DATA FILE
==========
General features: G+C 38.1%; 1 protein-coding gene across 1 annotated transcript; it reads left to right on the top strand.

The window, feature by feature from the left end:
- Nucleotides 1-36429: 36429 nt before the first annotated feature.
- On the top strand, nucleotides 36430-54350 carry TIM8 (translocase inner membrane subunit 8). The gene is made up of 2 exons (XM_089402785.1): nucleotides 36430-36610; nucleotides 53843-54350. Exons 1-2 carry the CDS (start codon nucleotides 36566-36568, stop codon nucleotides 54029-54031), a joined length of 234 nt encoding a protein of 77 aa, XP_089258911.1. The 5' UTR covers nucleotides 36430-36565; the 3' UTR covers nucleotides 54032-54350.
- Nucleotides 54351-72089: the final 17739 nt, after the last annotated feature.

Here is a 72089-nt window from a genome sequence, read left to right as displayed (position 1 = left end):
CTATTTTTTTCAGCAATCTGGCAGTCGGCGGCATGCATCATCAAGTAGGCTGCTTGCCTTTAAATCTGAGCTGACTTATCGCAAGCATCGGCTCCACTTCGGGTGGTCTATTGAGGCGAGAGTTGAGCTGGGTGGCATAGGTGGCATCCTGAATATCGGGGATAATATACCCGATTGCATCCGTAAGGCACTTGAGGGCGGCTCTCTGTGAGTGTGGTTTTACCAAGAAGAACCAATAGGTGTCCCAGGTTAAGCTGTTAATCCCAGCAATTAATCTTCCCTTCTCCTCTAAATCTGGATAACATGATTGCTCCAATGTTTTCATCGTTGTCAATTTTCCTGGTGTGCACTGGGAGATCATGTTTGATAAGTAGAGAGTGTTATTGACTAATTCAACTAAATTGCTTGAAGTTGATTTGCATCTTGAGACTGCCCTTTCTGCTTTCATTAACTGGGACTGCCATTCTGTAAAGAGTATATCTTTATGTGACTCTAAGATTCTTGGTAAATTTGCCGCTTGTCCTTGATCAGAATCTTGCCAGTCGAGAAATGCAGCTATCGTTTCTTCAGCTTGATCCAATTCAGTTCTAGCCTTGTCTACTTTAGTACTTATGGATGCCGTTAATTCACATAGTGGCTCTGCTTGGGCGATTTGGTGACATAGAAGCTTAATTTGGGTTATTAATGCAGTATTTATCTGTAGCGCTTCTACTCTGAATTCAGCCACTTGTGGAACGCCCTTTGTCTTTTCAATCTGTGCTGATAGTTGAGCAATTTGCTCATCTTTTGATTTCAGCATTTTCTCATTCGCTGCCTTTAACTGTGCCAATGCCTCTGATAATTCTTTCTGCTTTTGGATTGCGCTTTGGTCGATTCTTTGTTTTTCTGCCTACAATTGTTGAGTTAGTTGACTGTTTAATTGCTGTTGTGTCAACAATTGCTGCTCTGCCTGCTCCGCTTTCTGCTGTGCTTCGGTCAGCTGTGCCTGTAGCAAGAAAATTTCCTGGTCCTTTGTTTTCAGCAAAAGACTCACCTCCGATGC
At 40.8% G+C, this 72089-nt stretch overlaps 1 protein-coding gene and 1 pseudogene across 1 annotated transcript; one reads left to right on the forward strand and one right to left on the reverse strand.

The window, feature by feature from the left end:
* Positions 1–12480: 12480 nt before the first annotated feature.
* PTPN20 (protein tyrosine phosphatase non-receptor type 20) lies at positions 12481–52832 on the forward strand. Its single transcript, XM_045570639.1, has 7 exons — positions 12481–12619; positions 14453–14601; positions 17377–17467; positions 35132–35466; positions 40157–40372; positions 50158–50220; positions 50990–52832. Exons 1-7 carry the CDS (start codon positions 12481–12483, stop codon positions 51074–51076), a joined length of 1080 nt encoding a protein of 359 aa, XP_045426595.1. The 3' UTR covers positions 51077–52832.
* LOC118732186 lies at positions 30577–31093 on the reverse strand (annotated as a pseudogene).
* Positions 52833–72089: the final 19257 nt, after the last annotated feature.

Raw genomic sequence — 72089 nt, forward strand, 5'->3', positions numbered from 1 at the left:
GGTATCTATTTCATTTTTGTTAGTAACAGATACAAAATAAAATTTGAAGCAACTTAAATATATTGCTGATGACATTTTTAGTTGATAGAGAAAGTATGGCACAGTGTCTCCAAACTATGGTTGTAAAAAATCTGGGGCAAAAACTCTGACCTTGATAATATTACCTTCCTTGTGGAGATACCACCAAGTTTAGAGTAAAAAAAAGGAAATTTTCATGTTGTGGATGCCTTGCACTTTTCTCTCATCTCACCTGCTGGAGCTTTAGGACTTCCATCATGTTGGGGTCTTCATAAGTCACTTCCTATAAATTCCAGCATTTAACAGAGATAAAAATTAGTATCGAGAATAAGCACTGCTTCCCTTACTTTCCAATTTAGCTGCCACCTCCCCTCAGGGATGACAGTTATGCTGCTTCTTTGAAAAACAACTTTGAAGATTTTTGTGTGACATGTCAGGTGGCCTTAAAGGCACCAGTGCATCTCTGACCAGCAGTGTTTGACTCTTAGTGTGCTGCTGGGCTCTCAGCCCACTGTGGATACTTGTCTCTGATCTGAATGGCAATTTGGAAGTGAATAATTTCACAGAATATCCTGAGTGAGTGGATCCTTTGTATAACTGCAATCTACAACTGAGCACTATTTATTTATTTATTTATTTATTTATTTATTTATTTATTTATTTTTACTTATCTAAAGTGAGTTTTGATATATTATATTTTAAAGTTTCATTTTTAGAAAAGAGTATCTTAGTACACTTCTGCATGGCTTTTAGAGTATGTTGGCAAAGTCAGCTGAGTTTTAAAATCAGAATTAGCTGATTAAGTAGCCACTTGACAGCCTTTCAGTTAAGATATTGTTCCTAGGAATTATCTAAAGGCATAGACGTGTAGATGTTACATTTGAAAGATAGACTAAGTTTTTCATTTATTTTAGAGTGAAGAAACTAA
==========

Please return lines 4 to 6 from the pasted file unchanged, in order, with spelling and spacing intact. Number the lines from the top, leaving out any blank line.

- On the top strand, nucleotides 36430-54350 carry TIM8 (translocase inner membrane subunit 8). The gene is made up of 2 exons (XM_089402785.1): nucleotides 36430-36610; nucleotides 53843-54350. Exons 1-2 carry the CDS (start codon nucleotides 36566-36568, stop codon nucleotides 54029-54031), a joined length of 234 nt encoding a protein of 77 aa, XP_089258911.1. The 5' UTR covers nucleotides 36430-36565; the 3' UTR covers nucleotides 54032-54350.
- Nucleotides 54351-72089: the final 17739 nt, after the last annotated feature.

Here is a 72089-nt window from a genome sequence, read left to right as displayed (position 1 = left end):